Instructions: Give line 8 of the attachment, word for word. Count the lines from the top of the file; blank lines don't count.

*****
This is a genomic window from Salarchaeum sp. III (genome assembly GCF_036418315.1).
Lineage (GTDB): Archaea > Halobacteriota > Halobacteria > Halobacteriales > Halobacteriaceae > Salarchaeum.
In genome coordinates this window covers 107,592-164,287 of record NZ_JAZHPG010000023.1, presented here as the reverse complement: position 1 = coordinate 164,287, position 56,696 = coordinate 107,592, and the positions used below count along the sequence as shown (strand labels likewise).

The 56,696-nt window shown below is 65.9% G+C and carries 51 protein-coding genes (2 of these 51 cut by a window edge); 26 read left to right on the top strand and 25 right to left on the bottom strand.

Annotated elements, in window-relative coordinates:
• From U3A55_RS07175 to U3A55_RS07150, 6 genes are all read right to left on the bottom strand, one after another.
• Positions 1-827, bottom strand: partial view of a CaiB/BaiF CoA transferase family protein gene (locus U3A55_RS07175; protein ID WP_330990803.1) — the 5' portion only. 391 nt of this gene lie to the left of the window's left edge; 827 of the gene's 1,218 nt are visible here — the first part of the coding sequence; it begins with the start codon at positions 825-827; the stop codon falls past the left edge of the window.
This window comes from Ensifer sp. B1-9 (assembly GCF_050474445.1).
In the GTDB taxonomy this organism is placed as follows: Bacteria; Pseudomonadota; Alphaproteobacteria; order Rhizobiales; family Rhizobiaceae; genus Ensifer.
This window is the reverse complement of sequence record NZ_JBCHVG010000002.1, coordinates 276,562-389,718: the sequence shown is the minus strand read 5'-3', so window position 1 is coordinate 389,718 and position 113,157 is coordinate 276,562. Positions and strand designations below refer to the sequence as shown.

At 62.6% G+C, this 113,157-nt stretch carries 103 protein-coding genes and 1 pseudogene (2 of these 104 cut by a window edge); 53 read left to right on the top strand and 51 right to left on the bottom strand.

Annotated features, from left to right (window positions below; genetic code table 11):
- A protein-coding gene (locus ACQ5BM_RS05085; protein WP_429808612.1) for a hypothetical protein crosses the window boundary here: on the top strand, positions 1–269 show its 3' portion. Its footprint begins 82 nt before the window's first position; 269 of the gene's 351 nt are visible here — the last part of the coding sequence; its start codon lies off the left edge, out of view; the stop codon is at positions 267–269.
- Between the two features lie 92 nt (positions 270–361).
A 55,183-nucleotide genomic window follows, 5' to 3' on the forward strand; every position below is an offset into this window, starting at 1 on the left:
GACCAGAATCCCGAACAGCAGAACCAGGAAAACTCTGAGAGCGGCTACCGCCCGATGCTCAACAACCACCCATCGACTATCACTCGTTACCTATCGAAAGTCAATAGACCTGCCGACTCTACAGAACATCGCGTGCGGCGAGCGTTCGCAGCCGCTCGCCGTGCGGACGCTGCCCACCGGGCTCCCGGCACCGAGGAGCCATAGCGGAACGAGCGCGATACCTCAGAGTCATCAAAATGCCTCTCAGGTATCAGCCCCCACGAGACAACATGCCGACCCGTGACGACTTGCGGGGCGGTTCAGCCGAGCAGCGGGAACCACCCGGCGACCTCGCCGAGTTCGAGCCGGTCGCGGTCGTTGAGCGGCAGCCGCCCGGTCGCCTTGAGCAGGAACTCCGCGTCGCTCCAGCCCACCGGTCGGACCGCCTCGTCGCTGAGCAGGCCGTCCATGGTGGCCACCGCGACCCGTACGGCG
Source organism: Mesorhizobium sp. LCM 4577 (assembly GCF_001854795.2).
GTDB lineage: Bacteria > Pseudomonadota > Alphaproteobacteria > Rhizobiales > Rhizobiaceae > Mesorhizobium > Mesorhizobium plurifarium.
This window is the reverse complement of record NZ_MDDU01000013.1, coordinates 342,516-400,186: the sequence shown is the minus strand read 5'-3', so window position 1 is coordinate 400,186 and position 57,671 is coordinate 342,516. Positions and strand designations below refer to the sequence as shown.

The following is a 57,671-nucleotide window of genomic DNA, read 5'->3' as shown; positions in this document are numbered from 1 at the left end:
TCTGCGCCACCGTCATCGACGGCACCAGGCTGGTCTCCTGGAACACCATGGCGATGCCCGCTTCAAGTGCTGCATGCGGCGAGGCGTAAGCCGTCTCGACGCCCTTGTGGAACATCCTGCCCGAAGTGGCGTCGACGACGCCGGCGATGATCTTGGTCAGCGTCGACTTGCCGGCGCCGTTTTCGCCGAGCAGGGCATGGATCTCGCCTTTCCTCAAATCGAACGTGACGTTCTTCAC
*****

This window comes from Ensifer sp. B1-9 (assembly GCF_050474445.1).